Thursday, 31 December 2009

So, how about this e-publishing, then?

Paper books. They're nice to hold in your hands. You can take them on the bus, you can read them in the bath, you can easily lend them out to your friends (and never get them back, in my experience) ... and, if news reports are to be believed, they're fucking dead.

In 2001, Apple computers launched the iPod. Until that time, mp3s and music downloading had been the preserve of music nuts, people given to sharing music illegally on sites like soulseek and kazaa. Most people who shared mp3s were music nerds, and used file-sharing to listen to new music and try out new bands & artists without risk. After Apple launched the iPod (and subsequently, the Apple store) everybody was at it. By 2009, even people who don't really like music all that much (e.g. the kinds of people who habitually buy CDs in supermarkets along with the weekly shop... Robbie Williams fans and the like) wanted one. Everybody and their wife / husband / civil partner had an iPod.

Along the way, the swapping and sharing of music had become the property and preserve of the people who made it. MySpace allowed bands to easily manage their own hosted website, distributing their music directly to their fans without the need for tape-swapping or a middle man. Bands no longer needed a record company or a publicist to share their music with others. This way of doing things opened many bands' eyes to a more DIY way of doing things: they owned their music, they didn't need to sign over their rights to somebody else, and more crucially, they didn't have to spend a lot of time trying to get industry attention.

Will we now imminently see the same sort of sea change in publishing? Several e-readers are now available, and bookworms can now purchase e-books on Amazon for as cheap as $1.99. This kind of publishing allows writers to upload and directly distribute their work directly to readers, and to interact with them on the Kindle forums. Rather than losing out on royalties, authors using this method of publishing get to reap the entire profits that their work generates. [There's an interesting post on how this approach worked for one author - whose novel was already available in traditional format - on The Millions.]

I don't know how e-books would work for a reader like me. In an embarrassingly old fashioned manner, I like the feeling of a book in my hands. Equally, in my doddering old age, I'm prone to leaving expensive items in public places. That's two iPod shuffles and a mobile phone I've lost already this year, by the simple expedient of catching a train. Well done, me. So would I ever use one? It's difficult to say until I've held one in my hands. I might really like it, although I'd probably leave it on a bus or something. But it's not use relying on me for predictions. You're reading the musings of a woman who thought CDs would never take off. [Note to self: never take job working in the Futures department of any large corporation].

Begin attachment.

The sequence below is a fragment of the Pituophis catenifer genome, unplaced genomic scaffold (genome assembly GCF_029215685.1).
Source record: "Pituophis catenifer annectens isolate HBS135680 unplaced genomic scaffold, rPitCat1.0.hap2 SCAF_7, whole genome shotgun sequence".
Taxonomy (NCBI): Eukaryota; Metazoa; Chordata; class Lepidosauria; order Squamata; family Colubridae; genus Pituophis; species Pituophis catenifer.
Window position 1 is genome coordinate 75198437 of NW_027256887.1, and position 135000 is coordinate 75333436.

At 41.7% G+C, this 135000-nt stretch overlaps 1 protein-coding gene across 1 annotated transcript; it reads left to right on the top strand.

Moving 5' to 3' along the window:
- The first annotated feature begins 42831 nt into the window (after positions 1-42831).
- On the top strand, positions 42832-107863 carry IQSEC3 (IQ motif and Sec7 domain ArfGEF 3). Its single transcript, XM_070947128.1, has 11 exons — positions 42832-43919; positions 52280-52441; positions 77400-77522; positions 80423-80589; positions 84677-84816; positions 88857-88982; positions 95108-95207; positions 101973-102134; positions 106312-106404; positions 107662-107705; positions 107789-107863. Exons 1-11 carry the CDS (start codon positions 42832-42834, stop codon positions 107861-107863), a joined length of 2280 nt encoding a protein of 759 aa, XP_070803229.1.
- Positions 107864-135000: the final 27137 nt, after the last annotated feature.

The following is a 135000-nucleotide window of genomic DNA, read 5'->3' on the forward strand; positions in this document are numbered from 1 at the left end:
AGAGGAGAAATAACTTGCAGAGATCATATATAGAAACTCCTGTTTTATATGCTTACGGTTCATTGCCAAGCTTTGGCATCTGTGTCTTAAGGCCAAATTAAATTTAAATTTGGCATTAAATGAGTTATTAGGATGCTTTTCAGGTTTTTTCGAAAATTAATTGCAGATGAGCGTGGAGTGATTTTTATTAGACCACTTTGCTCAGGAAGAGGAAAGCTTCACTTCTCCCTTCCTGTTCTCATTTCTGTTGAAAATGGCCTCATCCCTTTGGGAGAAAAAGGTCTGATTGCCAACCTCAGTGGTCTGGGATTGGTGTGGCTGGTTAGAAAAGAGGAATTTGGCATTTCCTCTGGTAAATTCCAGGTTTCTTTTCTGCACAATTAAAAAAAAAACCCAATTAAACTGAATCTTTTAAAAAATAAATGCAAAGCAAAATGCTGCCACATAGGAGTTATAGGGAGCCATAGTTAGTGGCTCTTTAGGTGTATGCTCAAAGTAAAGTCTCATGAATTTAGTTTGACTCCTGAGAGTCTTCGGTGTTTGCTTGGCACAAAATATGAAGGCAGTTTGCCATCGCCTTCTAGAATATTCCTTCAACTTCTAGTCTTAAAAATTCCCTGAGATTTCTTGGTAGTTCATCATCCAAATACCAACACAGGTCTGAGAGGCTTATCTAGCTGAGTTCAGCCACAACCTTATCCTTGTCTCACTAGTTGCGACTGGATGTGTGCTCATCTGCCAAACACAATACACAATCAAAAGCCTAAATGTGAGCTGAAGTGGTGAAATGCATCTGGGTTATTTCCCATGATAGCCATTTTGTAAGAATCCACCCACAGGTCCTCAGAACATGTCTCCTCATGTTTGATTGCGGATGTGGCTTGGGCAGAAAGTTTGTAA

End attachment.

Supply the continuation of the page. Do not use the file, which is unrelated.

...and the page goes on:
In theory, for authors, the e-book looks attractive. You can choose how the book's marketed, and what goes on the 'cover'. You get the final say in editing decisions, and you don't have to attract the attentions of a publishing house or agent. But equally, there are so many downsides. The writer becomes solely responsible for the marketing and selling of his or her own book, if he or she publishes this way, and although there's no significant financial outlay, is still essentially self-publishing. Although most writers are more than happy to spend a lot of time and effort publicising their work, how many want to be solely responsible for it? A lot of writers might be left doing the e-publishing equivalent of spending all day on MySpace browsing people's profiles and clicking "add". "Add." "add".

And how might this alternative access to publishing affect the quality of work that's available? If this method captures authors' imaginations, we might see a lot of un-rewritten work out there, with 'authors' who don't bother with the sort of extensive writing and rewriting that fiction needs to be readable. This might leave a lot of e-book adopters with a lot of dross to sift through, and a general loss of faith in the medium as a whole. A lot of the work available won't be going through the extensive professional attention of editing and critiquing process of conventionally published books. There again, it also means that genuinely interesting, good quality books that publishers are currently unwilling to risk publishing, will get into the public domain. We might see a wildly oscillating range of quality of books, but also an explosion in style and genre. It could be an exciting time.

E-publishing is already starting to have an impact on the publishing industry, and it'll be interesting to see how this pans out. Will readers ever totally abandon the paper and ink book? And if they do, how is the landscape going to change for publishers and writers?

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